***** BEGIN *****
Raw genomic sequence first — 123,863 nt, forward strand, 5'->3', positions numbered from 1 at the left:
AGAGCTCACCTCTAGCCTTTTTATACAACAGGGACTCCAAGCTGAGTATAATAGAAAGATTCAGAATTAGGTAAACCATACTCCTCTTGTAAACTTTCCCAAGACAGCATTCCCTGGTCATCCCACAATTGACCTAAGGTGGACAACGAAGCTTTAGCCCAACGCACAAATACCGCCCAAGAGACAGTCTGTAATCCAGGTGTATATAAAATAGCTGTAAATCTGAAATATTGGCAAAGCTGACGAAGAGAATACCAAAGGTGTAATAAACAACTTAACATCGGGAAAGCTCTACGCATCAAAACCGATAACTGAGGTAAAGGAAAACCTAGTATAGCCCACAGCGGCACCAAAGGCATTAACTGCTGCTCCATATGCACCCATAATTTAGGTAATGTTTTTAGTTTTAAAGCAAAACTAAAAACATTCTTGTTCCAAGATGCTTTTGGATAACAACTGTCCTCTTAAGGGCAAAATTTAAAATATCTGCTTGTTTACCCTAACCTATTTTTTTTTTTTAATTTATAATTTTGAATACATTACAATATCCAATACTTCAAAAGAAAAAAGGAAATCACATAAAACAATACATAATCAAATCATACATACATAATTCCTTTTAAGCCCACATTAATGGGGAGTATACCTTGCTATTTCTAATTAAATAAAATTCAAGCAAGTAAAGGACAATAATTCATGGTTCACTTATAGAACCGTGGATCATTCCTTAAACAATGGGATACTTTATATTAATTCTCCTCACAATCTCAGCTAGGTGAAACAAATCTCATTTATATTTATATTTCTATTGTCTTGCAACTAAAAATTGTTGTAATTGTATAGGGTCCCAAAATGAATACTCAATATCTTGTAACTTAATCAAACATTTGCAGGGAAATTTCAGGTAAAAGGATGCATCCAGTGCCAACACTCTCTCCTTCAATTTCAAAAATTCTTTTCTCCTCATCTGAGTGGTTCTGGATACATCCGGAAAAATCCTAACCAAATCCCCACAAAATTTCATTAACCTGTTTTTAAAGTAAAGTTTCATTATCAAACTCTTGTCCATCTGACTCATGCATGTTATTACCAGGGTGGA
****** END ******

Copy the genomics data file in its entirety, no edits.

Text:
Raw genomic sequence first — 123,863 nt, forward strand, 5'->3', positions numbered from 1 at the left:
AGAGCTCACCTCTAGCCTTTTTATACAACAGGGACTCCAAGCTGAGTATAATAGAAAGATTCAGAATTAGGTAAACCATACTCCTCTTGTAAACTTTCCCAAGACAGCATTCCCTGGTCATCCCACAATTGACCTAAGGTGGACAACGAAGCTTTAGCCCAACGCACAAATACCGCCCAAGAGACAGTCTGTAATCCAGGTGTATATAAAATAGCTGTAAATCTGAAATATTGGCAAAGCTGACGAAGAGAATACCAAAGGTGTAATAAACAACTTAACATCGGGAAAGCTCTACGCATCAAAACCGATAACTGAGGTAAAGGAAAACCTAGTATAGCCCACAGCGGCACCAAAGGCATTAACTGCTGCTCCATATGCACCCATAATTTAGGTAATGTTTTTAGTTTTAAAGCAAAACTAAAAACATTCTTGTTCCAAGATGCTTTTGGATAACAACTGTCCTCTTAAGGGCAAAATTTAAAATATCTGCTTGTTTACCCTAACCTATTTTTTTTTTTTAATTTATAATTTTGAATACATTACAATATCCAATACTTCAAAAGAAAAAAGGAAATCACATAAAACAATACATAATCAAATCATACATACATAATTCCTTTTAAGCCCACATTAATGGGGAGTATACCTTGCTATTTCTAATTAAATAAAATTCAAGCAAGTAAAGGACAATAATTCATGGTTCACTTATAGAACCGTGGATCATTCCTTAAACAATGGGATACTTTATATTAATTCTCCTCACAATCTCAGCTAGGTGAAACAAATCTCATTTATATTTATATTTCTATTGTCTTGCAACTAAAAATTGTTGTAATTGTATAGGGTCCCAAAATGAATACTCAATATCTTGTAACTTAATCAAACATTTGCAGGGAAATTTCAGGTAAAAGGATGCATCCAGTGCCAACACTCTCTCCTTCAATTTCAAAAATTCTTTTCTCCTCATCTGAGTGGTTCTGGATACATCCGGAAAAATCCTAACCAAATCCCCACAAAATTTCATTAACCTGTTTTTAAAGTAAAGTTTCATTATCAAACTCTTGTCCATCTGACTCATGCATGTTATTACCAGGGTGGA